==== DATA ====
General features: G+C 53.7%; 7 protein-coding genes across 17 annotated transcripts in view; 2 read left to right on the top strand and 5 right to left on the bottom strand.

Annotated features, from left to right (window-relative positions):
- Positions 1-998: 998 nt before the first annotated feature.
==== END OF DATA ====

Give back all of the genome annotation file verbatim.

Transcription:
General features: G+C 53.7%; 7 protein-coding genes across 17 annotated transcripts in view; 2 read left to right on the top strand and 5 right to left on the bottom strand.

Annotated features, from left to right (window-relative positions):
- Positions 1-998: 998 nt before the first annotated feature.